F-86 Sabre Title

Model Details

Kit:
Academy F-86F30 Sabre, 1/48th scale.

Detailing Items:
Eduard etched cockpit interior and Aero Master decals.

Paint:
Alclad, Mr Hobby, Tamiya and Revell paints.

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F-86F30 Sabre "Gone To Lunch"
I acquired this kit in a started condition, the cockpit had partly been done and the gun bay covers glued in place on the fuselage. There was also none of the kits decals in the box, which left me time in which to find some aftermarket ones and think about how I was going to build this model. So several months passed and I managed to find a set of Post Korean War Sabre's pt3 decals from Aero Master and these were put in the kit box and sat for another few months.
When I finally got the kit onto my workbench, I decided to have the model with the fuselage split as if for maintenance on the engine. I also decided to have the gun bay covers off to showing the guns. This meant the covers which had been glued in place, needed to be carefully removed without damaging the covers and bay openings.Once this was done, I turned my attention to splitting the front and rear sections of the fuselage. Luckily, the fuselage halves had not been glued together making the job cutting the fuselage halve into two parts. The cut line for separating each side into two was marked out on the inside, so these were attacked with my razor saw. The cockpit interior was partly built and detailed with some Eduard etched which was for a Hasegawa Sabre kit. I finished off the cockpit interior and painted the inside of the front fuselage halves. The interior was glued on top of the air intake and front undercarriage bay before assembling the front fuselage section. The rear fuselage section was also assembled so I could then clean up the two faces where I cut the fuselage halves in two with some "Wet'n'Dry" on a flat surface.The rear opening of the front fuselage section and both ends of the rear section were given a couple of coats of Interior Green through the airbrush. Construction continued with the wings, fuselage and other parts to get it to the stage for painting after any joint lines, etc. were removed.
This model was going to be in a bare metal finish using Alclad paints, with the main colour being Airframe Aluminium. After the cockpit and fuselage ends were masked off, the fuselage received a couple of coats of Alclad's Gloss Black base before giving a couple of coats of the Airframe Aluminium. Certain panels and the wing centre sections were masked around before other various shades of Alclad was airbrushed to add contrast to the Airframe Aluminium. The undercarriage bays, gun bays, various bay doors and nose were masked then painted in their required colours in preparation for the start of the decaling. The final items which needed painting, which included the undercarriage gear, cockpit canopy, drop tanks and bombs all received their various colours and Alclad. The final main piece of painting was the engine which I had assembled earlier during the main fuselage assembly for test fitting. This was sprayed with different colours of Alclad and then any detailing painting was done with either Tamiya, Revell or Mr Hobby paints.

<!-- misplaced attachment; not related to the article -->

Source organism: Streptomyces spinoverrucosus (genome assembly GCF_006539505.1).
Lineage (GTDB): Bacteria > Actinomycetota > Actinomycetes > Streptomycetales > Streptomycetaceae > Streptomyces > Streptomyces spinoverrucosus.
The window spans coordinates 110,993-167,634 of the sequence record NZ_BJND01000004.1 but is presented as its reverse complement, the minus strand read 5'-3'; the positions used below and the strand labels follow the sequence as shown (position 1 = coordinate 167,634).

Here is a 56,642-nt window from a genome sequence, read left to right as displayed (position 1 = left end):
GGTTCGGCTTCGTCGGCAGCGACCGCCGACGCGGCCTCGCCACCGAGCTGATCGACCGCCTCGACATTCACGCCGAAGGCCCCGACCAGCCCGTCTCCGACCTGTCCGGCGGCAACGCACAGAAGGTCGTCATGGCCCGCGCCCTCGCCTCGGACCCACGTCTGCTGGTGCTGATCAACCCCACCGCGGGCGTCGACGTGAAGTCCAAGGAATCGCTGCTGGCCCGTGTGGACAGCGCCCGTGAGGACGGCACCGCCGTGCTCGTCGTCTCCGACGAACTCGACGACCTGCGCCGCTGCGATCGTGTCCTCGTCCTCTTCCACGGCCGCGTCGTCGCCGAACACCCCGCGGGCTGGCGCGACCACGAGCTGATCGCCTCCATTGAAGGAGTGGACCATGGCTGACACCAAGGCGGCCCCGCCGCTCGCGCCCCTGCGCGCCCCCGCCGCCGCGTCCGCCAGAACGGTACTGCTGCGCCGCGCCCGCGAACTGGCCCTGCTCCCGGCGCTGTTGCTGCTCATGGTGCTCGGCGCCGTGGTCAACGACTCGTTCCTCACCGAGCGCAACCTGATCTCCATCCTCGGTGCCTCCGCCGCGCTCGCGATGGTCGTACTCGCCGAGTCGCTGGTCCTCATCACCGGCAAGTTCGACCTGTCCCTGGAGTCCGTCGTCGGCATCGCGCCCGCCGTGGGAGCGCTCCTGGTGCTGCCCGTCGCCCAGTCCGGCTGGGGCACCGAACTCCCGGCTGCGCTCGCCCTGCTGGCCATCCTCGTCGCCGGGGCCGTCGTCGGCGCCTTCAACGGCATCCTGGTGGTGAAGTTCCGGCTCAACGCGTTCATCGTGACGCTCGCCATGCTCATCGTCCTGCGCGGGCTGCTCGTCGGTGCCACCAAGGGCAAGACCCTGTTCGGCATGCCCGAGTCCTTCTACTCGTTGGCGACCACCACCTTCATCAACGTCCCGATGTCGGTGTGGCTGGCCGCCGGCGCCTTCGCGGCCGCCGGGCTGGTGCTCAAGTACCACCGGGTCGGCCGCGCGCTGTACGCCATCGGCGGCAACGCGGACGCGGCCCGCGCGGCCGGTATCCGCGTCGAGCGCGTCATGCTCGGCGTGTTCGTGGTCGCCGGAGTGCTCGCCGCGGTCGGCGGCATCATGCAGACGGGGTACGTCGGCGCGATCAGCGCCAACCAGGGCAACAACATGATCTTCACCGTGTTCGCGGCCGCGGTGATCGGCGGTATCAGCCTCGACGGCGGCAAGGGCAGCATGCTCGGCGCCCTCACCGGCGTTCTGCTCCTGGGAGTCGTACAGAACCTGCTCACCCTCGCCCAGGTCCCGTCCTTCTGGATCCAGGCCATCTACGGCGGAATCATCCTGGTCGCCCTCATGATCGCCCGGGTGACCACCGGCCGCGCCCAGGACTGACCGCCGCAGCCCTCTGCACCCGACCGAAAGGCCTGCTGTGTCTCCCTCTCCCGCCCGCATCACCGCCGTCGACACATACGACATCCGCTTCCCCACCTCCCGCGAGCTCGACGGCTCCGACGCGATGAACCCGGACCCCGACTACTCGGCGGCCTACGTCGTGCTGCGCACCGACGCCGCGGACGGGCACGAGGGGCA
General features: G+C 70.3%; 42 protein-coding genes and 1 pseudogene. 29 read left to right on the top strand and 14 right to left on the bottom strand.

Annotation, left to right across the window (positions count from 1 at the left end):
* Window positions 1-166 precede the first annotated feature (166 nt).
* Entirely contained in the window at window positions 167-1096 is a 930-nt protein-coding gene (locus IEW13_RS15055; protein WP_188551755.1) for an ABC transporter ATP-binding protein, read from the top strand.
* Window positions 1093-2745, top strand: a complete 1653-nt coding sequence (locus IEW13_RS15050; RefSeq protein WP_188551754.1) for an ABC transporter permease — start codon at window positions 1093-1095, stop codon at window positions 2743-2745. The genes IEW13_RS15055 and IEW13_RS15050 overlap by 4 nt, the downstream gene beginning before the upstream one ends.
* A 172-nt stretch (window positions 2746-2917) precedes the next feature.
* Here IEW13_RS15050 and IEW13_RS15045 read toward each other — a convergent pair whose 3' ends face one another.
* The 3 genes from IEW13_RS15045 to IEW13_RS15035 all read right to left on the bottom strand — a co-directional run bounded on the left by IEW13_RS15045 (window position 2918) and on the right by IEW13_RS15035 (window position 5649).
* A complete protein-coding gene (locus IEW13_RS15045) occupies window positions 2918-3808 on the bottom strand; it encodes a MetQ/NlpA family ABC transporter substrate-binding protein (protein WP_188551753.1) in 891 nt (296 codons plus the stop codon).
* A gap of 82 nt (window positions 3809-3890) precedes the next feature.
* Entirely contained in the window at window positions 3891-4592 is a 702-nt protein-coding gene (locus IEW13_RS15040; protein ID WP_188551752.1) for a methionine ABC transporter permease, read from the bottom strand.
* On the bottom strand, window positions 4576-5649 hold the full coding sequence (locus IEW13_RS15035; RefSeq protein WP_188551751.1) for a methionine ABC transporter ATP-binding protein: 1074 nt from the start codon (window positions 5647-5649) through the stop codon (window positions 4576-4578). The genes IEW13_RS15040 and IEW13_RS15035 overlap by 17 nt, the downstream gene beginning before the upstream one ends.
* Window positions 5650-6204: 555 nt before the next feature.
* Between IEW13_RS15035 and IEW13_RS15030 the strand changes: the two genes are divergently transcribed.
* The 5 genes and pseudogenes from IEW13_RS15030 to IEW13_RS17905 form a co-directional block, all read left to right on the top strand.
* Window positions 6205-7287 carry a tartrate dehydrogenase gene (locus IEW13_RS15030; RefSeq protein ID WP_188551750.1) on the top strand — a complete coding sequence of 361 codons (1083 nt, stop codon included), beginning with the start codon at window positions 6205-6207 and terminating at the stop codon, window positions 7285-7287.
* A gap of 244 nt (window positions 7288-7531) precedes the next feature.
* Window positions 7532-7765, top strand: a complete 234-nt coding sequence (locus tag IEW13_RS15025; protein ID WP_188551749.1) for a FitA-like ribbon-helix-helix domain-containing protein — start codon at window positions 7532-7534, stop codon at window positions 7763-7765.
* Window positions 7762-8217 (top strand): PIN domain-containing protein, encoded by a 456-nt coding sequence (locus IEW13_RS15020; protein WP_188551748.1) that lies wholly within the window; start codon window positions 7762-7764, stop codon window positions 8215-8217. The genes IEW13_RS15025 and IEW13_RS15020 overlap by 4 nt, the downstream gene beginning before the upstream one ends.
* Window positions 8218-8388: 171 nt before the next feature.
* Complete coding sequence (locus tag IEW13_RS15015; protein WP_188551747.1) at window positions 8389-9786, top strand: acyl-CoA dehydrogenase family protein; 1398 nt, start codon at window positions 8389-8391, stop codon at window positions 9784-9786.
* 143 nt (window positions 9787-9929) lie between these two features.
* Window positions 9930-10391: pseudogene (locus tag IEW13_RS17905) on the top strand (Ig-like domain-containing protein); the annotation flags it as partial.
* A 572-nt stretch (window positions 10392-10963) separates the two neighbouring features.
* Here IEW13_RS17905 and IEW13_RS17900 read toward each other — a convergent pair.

Now the Decals could be added, I had been waiting for this stage and it was to be done over a few evening. The decal set gave me the choice of two aircraft to do, one was for Lt. R B Ochs in Korea between 1954 and 1957. The other was the marking of Lt. B B Huffman when stationed at Osan, Korea in November 1955, this was the one I chose to do. In general, the decals went on without any problems, but the Yellow ID band went straight across where the fuselage was split. The edges of the decal where I cut it broke up a little, but when the decal dried, it looked just like the yellow paint was chipped away from the fuselage being separated and joined back together.Once the decals were finished, a coat of Alclad's clear was sprayed over the model to protect the decals. Once the clear was dry, final assembly was done on the aircraft and the fuselage cradle was assembled and painted yellow before weathering with dirt and oil. Heat staining was next done to the engine and tail section using Alclad's Hot Metal colours which proved to be quite effective. Further weathering was done to the aircraft using my dirt mixes and some powders.
Onto the final stages of this build now. I chose to use the standing pilot figure from the kit, all I did to alter the figure was to move his left arm so the hand was closer to his head and then it was painted as to the instructions. The tarpaulins draped over the wing and fuselage were made from some pieces of tissue cut to size then painted in an appropriate shade of green. Once dry, it was crumpled up, opened and the recrumpled before reopening it up. Next it was folded into the required shape and glued before being glued draped over the wing and fuselage. The bomb cradle was made from strips of balsa wood glued together and painted before gluing the bombs in place on it. The small blackboard was made from a piece of plasticard cut to shape and size, painted matt black and then the writing on it was done with a sharpened cocktail stick dipped in white paint then carefully write the letters on the blackboard. The end of an enjoyable and pleasing project.